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Expose K-2 Readers to Annotation Strategies

March 18, 2016

Expose K-2 Readers to Annotation Strategies

Analyzing and annotating text used to be a reading strategy reserved for collegiate reading. However, this expectation has trickled down into the elementary classroom with the adoption of the more rigorous College and Career-Ready Standards. In the intermediate grades, students learn to read for a purpose, independently coding the text for evidence and noting their inferences in the margins. But this isn’t a skill to start teaching in grades 3-5. Primary teachers must expose students to annotation strategies within their whole-class comprehension mini-lessons.

When working on reading comprehension, K-2 teachers often ask students to recall key details, make predictions, and infer character feelings. However, this practice leaves the thoughts “hanging in the air” and assumes students will remember their classmates’ oral responses. Instead, primary teachers can show students how readers hold the details and inferences through a variety of reader tools.

Extract information and thoughts onto sticky notes

For a permanent text such as a picture book, big book, or poster, use a sticky note to collect the ideas students share about the text. Choose materials that allow students to see the notations as you scribe the thoughts of the class. A black marker ensures words are printed dark and easy to read from a distance. An oversized sticky note (8X6 inches) allows large writing and simple pictures to represent the words. Affix the sticky notes inside the book or place the notes on chart paper to collect details for later discussion about the passage.

Annotation Sticky Notes: Arthur Example
Annotation Sticky Notes: Cat Care Example

Annotate the text

When using a disposable photocopy of a passage or a projected text, annotate (write) on the text. This includes highlighting directly onto the text, drawing attention to the words and phrases students are referencing. Then use a dark marker to note their inferences in the margins. (You might even use lines/arrows to connect inferences to textual details.)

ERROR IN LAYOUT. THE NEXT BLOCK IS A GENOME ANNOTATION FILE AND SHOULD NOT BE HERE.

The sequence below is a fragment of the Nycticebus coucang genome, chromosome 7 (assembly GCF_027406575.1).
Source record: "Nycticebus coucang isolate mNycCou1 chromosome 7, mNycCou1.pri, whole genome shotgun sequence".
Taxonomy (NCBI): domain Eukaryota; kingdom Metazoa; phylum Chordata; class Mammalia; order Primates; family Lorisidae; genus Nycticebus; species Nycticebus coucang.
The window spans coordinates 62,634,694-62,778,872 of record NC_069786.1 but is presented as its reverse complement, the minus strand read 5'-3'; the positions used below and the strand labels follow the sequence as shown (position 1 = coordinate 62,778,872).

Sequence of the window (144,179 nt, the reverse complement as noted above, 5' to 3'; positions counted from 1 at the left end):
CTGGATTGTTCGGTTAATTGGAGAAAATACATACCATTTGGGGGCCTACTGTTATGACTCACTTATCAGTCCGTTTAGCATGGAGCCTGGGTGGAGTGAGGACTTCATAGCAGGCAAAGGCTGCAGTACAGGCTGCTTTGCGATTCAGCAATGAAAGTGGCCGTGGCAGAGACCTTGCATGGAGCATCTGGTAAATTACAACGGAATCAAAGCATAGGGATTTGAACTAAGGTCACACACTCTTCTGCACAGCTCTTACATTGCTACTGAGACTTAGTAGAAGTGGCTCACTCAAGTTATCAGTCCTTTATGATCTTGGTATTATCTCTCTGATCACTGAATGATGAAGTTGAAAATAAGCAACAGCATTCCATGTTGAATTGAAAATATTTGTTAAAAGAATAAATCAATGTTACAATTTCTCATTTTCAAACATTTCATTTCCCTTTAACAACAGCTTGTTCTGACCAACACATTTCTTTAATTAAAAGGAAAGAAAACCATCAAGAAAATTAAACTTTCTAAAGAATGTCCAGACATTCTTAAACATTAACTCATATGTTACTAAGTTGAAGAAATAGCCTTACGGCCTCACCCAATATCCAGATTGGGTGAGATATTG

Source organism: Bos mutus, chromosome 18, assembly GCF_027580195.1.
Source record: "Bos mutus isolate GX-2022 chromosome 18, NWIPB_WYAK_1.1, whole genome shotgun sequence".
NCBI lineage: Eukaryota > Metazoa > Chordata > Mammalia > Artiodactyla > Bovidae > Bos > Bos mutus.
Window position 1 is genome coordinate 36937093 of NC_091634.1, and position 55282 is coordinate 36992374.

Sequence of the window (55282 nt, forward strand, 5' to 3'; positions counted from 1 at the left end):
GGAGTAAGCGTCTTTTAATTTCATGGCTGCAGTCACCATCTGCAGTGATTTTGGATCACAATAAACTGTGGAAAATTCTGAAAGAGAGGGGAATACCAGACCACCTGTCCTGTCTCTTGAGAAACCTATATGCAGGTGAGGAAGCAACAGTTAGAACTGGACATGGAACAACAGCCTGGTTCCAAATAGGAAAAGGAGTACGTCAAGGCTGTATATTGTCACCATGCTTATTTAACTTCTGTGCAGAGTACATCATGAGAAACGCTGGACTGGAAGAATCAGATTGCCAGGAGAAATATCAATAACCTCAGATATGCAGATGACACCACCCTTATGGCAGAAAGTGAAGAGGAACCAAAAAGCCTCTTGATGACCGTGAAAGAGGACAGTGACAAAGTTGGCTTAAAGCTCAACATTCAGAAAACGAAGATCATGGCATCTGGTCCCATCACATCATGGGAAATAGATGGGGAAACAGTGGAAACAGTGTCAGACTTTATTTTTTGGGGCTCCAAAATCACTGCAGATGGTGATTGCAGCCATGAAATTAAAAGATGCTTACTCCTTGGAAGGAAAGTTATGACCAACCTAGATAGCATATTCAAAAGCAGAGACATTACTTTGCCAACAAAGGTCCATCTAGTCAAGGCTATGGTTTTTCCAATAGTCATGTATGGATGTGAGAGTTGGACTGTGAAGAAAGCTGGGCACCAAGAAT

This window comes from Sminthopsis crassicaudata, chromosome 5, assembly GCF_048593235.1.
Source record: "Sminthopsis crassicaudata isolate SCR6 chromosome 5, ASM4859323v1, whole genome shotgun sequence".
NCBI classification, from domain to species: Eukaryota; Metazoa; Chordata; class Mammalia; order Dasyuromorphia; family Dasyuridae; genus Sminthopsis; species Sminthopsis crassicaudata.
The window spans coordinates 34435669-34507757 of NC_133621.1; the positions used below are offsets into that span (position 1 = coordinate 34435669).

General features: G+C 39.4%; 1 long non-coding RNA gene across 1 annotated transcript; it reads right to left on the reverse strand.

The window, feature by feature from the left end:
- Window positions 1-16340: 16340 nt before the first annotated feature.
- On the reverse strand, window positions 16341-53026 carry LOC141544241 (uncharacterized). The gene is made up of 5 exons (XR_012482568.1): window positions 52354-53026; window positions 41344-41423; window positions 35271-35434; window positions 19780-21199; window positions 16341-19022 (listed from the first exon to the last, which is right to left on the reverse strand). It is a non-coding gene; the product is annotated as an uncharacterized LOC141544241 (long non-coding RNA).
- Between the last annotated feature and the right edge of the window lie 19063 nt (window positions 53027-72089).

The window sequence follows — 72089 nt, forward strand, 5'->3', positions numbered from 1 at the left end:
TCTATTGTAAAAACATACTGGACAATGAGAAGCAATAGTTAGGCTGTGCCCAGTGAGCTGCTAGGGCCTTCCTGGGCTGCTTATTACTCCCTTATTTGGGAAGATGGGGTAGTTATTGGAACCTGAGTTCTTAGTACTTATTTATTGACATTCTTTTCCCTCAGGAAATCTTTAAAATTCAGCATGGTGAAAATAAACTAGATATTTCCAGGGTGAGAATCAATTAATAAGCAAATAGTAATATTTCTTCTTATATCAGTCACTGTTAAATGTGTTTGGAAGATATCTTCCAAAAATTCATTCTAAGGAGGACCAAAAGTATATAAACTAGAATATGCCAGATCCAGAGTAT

Compare this concept of annotation to making “tracks in the snow.” Explain that readers make tracks in the text, leaving “footprints” of their thinking in the white “snow-like” margins of the text.

Annotating The Living Forest

Collect text details on chart paper

Expose students to extra-large graphic organizers that capture their thinking about reading. Placing information from the passage in categories helps readers summarize the text.

  • Retell events in chronological order by using the 3-box storyboard to denote beginning, middle, and end.
  • Determine the main idea and supporting details of informational text with the dissected web by utilizing the “slices” of each oval to hold information.
  • Compare details about two topics with the T-chart.

An advantage of collecting these details on separate chart paper is that students can refer to them even after the page of the text has been turned.

3-Box Storyboard: Retell Events on Chart Paper
Dissected Web: The Living Rainforest
T-Chart: Bats vs. Birds

TIP #1

When jotting notes onto chart paper, sticky notes, or within margin space, honor the developmental stages of the readers (and writers). This includes annotating in a combination of pictures, labels, and sentences. For example:

  • Use sight words students recognize.
  • Add simple pictures to support the inferred meaning of sophisticated vocabulary.
  • Use 2-3 word phrases–rather than whole sentences.

TIP #2

Don’t turn the annotation process into a lesson in phonics and spelling. Don’t ask students to sound-stretch each word.

While the students are engaged in the thinking about the text, the teacher takes on the responsibility of the writing. Scribing students’ thoughts and noticings help them recall details about the passage and the ensuing class discussions. This leads to better understanding and overall comprehension.

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